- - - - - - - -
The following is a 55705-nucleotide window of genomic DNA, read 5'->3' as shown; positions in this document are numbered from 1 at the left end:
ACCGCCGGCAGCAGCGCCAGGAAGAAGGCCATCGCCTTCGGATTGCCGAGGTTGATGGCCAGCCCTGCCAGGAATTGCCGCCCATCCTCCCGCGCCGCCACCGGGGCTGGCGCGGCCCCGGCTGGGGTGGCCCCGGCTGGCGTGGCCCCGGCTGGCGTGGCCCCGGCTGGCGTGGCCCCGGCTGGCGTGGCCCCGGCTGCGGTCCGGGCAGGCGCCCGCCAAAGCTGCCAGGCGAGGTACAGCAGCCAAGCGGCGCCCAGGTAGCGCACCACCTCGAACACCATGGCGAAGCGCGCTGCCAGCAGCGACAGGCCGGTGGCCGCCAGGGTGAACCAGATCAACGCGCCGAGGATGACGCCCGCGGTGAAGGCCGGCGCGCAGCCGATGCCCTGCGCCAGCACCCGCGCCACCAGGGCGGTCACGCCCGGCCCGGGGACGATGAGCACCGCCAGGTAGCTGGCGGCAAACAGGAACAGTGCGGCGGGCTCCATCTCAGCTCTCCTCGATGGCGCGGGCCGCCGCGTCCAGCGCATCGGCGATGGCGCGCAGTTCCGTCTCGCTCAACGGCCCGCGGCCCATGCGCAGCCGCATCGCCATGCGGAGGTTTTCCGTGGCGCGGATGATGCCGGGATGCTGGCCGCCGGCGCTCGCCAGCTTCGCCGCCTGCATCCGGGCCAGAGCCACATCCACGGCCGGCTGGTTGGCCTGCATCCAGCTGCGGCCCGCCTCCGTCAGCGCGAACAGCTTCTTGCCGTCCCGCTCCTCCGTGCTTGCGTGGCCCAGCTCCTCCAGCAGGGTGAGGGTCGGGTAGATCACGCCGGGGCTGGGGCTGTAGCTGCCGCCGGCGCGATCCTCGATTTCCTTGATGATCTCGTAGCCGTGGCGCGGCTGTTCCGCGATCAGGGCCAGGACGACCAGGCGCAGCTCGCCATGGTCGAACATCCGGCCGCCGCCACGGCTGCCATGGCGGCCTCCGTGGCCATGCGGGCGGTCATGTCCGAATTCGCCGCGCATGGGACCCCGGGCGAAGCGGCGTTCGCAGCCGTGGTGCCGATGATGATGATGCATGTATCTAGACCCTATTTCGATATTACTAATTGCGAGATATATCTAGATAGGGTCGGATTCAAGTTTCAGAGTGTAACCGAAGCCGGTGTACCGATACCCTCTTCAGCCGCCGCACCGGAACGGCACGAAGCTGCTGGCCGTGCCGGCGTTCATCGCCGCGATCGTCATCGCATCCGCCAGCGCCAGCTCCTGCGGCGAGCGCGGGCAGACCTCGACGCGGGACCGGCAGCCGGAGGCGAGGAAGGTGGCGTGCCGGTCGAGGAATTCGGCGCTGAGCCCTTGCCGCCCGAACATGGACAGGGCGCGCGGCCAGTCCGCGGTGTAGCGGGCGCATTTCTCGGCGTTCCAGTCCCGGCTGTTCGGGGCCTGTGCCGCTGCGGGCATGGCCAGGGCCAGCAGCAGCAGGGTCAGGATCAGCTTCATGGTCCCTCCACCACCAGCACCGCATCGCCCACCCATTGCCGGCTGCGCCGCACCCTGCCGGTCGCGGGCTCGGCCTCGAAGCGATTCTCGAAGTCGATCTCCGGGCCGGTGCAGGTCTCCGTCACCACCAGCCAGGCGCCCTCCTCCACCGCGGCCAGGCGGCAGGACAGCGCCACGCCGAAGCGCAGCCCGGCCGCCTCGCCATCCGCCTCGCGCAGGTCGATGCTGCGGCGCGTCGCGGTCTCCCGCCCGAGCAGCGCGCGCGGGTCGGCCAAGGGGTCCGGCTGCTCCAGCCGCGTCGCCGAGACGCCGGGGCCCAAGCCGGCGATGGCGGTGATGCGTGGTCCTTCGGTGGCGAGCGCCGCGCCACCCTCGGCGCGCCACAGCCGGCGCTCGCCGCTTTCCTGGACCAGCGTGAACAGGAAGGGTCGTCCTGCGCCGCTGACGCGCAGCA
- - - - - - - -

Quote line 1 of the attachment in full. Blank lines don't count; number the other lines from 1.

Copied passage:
The following is a 55705-nucleotide window of genomic DNA, read 5'->3' as shown; positions in this document are numbered from 1 at the left end: